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PARIS, France (HawaiiNewsNow) - Over the last twenty years hula has had a home in Paris, France. Today there are more than thirty active members in Hula Halau O Manoa. Hawaiian history, language, song and dance are taught halfway across the world.
Kumu hula Kilohana Silve was a Hawaii transplant in France, bringing the heart of hula to the City of Light. One of her alaka'i explains, "In France there's a lot of Tahitian dances that can be seen, they perform, but we're the only one's to actually dance hula."
Some of the dancers have never even been to Hawaii. Yet their passion for hula is evident. Ten-year-old Tiffany Verdier says "I like everything, the costumes, the dances, the songs, just everything!"
I asked Eva Eric when she started dancing hula, she said "When I was in the tummy of my mommy." Her mom explains, "I would be sitting next to our kumu and she would play the ipu and every time she would do the hela my daughter would kick in the rhythm."
They have kupuna and keiki as young as four in the halau. Little Eva's first actual hula steps were at 16-months."She was watching the Merrie Monarch Festival on You Tube and she tried to do the uwehe," said her mom, Alex.
As in most halau, ohana is a central theme. Hawaiian history, chants and language are also emphasized. Kumu Kilohana Silve explains further, "The history is an important part of our teaching in Paris because it's so far away. It's such a different culture and so as a part of hula training they receive a lot of stories, a lot of hands on work." In fact, this summer members of the halau underwent an intensive Hawaiian language workshop.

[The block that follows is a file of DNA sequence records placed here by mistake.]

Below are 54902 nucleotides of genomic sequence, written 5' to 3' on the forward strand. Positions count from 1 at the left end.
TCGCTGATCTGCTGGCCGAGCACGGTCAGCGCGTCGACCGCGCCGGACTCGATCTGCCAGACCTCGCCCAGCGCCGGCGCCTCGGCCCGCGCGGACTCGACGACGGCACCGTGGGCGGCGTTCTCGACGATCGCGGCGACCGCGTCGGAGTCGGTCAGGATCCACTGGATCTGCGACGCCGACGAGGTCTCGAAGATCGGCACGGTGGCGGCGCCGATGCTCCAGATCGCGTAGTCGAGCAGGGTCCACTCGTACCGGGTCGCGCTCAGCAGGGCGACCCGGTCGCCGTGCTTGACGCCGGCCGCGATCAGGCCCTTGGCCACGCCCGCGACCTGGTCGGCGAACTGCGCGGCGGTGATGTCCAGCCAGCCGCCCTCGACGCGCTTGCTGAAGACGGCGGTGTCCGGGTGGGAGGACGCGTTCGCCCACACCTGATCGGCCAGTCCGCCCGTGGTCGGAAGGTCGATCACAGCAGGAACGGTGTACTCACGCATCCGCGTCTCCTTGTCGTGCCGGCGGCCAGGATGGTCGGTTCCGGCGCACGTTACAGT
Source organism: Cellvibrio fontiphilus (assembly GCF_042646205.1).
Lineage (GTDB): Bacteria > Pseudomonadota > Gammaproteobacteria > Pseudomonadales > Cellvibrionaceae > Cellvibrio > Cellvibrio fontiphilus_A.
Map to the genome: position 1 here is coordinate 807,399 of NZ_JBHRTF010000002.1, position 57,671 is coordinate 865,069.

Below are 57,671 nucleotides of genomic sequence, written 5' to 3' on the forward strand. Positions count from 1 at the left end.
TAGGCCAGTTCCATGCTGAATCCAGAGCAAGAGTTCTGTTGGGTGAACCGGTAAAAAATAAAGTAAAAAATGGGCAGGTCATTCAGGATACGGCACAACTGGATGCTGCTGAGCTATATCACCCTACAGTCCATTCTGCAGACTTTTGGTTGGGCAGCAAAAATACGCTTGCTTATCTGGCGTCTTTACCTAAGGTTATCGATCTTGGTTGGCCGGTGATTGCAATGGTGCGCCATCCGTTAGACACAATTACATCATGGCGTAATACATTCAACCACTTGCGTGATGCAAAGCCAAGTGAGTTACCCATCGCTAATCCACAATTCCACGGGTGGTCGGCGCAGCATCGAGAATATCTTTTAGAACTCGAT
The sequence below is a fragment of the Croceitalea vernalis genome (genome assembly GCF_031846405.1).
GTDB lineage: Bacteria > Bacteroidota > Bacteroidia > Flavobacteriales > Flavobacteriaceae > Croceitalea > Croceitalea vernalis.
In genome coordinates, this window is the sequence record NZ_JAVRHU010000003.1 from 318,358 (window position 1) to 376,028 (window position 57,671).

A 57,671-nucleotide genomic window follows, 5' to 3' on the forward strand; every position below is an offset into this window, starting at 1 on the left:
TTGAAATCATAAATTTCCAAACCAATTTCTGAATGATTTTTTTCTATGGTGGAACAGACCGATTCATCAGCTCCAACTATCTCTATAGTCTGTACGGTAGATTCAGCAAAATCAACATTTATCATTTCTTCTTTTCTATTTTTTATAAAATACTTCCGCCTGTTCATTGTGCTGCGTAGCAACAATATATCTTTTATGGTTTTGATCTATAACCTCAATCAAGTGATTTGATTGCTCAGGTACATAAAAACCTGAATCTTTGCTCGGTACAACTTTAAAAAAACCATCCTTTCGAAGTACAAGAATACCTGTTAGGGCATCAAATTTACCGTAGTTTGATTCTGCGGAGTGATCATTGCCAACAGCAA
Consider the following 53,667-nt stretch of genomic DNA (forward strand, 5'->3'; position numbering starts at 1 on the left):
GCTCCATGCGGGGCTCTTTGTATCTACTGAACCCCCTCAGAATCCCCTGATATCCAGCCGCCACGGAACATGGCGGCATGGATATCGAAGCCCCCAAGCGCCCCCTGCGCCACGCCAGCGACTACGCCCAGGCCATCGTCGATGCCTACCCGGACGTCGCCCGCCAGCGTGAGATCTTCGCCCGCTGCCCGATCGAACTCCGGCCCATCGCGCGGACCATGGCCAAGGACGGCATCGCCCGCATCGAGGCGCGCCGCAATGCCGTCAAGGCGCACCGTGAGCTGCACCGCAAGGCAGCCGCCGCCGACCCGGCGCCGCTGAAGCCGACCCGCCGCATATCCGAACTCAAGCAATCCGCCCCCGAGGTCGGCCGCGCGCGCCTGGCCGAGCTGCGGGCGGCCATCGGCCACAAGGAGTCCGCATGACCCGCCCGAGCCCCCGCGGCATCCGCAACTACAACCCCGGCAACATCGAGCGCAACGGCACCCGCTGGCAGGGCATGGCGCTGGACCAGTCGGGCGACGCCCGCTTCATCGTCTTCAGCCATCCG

"Starting from even after the first class some of us realized that we understood so much more of the different chants," said Beatrice.
"It was very moving, it's amazing to see these women emailing each other in olelo Hawaii," said Kilohana.
Two years ago, the halau traveled to Hawaii for the World Invitational Hula Festival.They won the George A.K. Holokai Aloha Award and earned a lot of respect.Their journey was featured in a French documentary. Even local kumu hula were impressed, "You have the mana. It's very touching to see people from a country so far away embracing my culture but most of all to see the love," said Kumu Hula Lehua Matsuoka.
A love that grew deeper as hula-dancing Parisians discovered Hawaii for the very first time. "I'm always moved to see how they react to see the different scenes and places that they dance about.We see it from a different view from a general tourist, everything has a meaning to us," said Beatrice.
This year, they're back. Tonight Halau Hula O Manoa will take the stage at the Waikiki Shell. "We will have a hula kane and a wahine solo, please come and cheer us on. Hula is alive and well in Paris and we try to stay very close to the tradition and values and to live them even far far away on the other side of the planet,"said Kumu Hula Kilohana Silve. Her daughter Leilani sums it up well, "We do everything from the heart and you know we might not be the best dancers but we really do it with a lot of Aloha."
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